Another example: Lightweight pigs sold at a discount may bring in $90 instead of $125, with feed savings of $10. Sale price and feed savings equals $100, leaving a loss of $25 in opportunity costs that are never captured in our current record-keeping systems.
Financial analysis, for the purposes of analyzing variation, thus involves some level of pro forma analysis. In other words, we need to estimate what income the farm could earn if a pig did not die or grow slowly.
These are calculations beyond the profit-and-loss statement, but can be done easily by producers. This process involves simple “what if” questions such as, “If the pigs did not die, how much extra profit would there be?”
Combining the elements of the DCL category often result in an opportunity cost of greater than $10/pig placed. A characteristic of this opportunity cost is the huge variation from group to group and from farm to farm. In quality control terms, it can be viewed as an uncontrolled cost.
The wide variation brings into question whether farm management is conducting adequate analysis and control efforts.
I would argue that variation has been under-analyzed and thus is a much greater cost than it should be.
Variation can have two broad sources. The first is the quality of the inputs. In this case, we are particularly looking at the quality of the pigs that entered the barn. The old saying, “Well begun is half done,” still resonates in the pig world. However, we rarely analyze quality of pigs at entry.
The second source of variation is within the barn. Problems crop up that cause some pigs to fail. This is an easy divider, though the more we look at this area, the less obvious the split between quality of pigs at entry and the variation processes that occur afterwards.
The big problem in growing pig records is that the focus has been on managing averages. This is useful when looking at interventions that may have a similar effect across all pigs.
Usually, nutritional interventions are expected to have the same impact on each pig. However, the opposite is quite often true when it comes to disease control.
Managing averages is different than managing individual pigs. A strong argument can be made that the essence of good pig care is in differentiating the needs of pigs. Yet records and management emphasize that the averages tell the story.
Disease produces differential effects on pigs, particularly in the case of bacterial disease. We see some pigs that are not affected, while others are devastated.
Thus, an intervention with any disease control method will benefit some pigs more than others. The DCL pig category often captures the great majority of pigs affected by a disease mechanism. With the challenges and variation we see in most herds, the DCL pig category is often the best description of problems in variation.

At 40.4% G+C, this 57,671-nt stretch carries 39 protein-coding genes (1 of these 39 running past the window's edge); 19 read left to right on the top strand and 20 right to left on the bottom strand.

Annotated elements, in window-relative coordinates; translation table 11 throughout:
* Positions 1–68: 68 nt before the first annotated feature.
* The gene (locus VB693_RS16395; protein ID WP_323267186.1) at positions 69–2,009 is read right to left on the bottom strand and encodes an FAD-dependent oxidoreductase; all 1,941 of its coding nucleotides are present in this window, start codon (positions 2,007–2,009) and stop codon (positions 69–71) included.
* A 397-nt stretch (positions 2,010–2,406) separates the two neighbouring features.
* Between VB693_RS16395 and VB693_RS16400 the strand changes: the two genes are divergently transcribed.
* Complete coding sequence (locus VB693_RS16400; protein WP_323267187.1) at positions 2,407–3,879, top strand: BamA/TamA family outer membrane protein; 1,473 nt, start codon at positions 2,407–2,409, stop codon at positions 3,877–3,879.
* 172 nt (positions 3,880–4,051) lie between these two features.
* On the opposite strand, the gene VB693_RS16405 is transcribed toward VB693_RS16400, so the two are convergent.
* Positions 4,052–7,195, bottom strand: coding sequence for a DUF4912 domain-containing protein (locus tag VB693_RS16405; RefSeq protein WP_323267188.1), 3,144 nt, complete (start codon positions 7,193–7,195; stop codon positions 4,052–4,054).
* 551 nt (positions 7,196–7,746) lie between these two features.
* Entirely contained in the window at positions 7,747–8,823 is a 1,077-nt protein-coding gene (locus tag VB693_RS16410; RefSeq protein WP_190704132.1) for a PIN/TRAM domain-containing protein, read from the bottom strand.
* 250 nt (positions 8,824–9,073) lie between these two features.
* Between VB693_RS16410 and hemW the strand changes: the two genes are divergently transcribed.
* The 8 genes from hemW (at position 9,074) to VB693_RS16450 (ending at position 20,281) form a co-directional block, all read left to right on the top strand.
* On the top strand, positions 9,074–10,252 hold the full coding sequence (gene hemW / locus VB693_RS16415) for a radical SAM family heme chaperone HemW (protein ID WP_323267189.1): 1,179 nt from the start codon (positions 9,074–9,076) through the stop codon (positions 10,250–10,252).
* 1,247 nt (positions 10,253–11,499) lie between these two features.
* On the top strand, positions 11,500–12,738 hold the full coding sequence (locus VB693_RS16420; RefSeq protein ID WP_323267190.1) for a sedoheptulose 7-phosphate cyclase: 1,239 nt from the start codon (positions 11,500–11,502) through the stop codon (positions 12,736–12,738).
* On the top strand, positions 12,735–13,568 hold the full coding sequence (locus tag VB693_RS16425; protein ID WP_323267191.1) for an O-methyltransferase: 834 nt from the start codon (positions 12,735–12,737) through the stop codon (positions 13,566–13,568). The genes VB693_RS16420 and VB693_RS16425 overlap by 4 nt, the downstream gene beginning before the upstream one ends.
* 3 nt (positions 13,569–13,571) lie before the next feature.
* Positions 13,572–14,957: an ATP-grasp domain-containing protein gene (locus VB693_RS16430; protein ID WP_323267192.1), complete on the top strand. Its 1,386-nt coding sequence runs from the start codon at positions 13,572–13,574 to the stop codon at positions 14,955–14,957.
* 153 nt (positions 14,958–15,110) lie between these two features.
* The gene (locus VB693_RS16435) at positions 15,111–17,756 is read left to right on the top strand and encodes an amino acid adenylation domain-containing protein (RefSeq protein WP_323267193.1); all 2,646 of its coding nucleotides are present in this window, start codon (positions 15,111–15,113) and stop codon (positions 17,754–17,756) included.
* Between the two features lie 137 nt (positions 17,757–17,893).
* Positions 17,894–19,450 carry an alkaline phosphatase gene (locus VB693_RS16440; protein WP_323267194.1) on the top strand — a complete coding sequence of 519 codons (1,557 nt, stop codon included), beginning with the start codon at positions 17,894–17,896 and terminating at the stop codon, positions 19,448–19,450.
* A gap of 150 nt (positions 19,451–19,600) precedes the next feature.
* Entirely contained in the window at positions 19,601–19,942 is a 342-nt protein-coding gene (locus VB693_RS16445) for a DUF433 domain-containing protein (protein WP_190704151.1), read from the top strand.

Specifically, the problem of tail-enders is an example of not meeting a minimum specification for growth. This constitutes a better measure of variation than classical measures such as standard deviation or coefficient of variation.
Our best successes and understanding of variation have been in identifying causes of these DCL pigs. We have three major questions for analysis at this point:
What are the characteristics of pigs at entry that make them more likely to be poor-quality pigs at exit?
Do the problems of poor-quality pigs at entry precipitate disease outbreaks?
What can we do?
The first question is where we have spent most of our time. We have found that the quality of a pig at entry, particularly in the nursery, has a huge effect on the likelihood it will survive and thrive. To assess that risk, we use odds ratios, which are the ratio of the success rate between good pigs and pigs at risk.
For instance, we have found that the failure rate (of DCLs) in one herd was 5.1% for pigs entering the nursery at greater than 8 lb. For pigs entering at less than 8 lb., the failure rate was 16.8%. Therefore, the odds ratio of failure, due to pigs entering the nursery at less than 8 lb., is 3.3 times greater than pigs entering at greater than 8 lb. (16.8% divided by 5.1%).
Other factors found to increase the odds of failure in the nursery include the parity of the dam, gender, crossfostering, source herd and age.
In our experience, weight is the biggest consideration for entry into the nursery. Pig weight has a direct effect on its ability to grow, and often, mount an immune response. Lightweight pigs are much more likely to be chilled and mount a poor defense against infectious disease challenges. They also may have more competition for resources, such as heat and feeder space.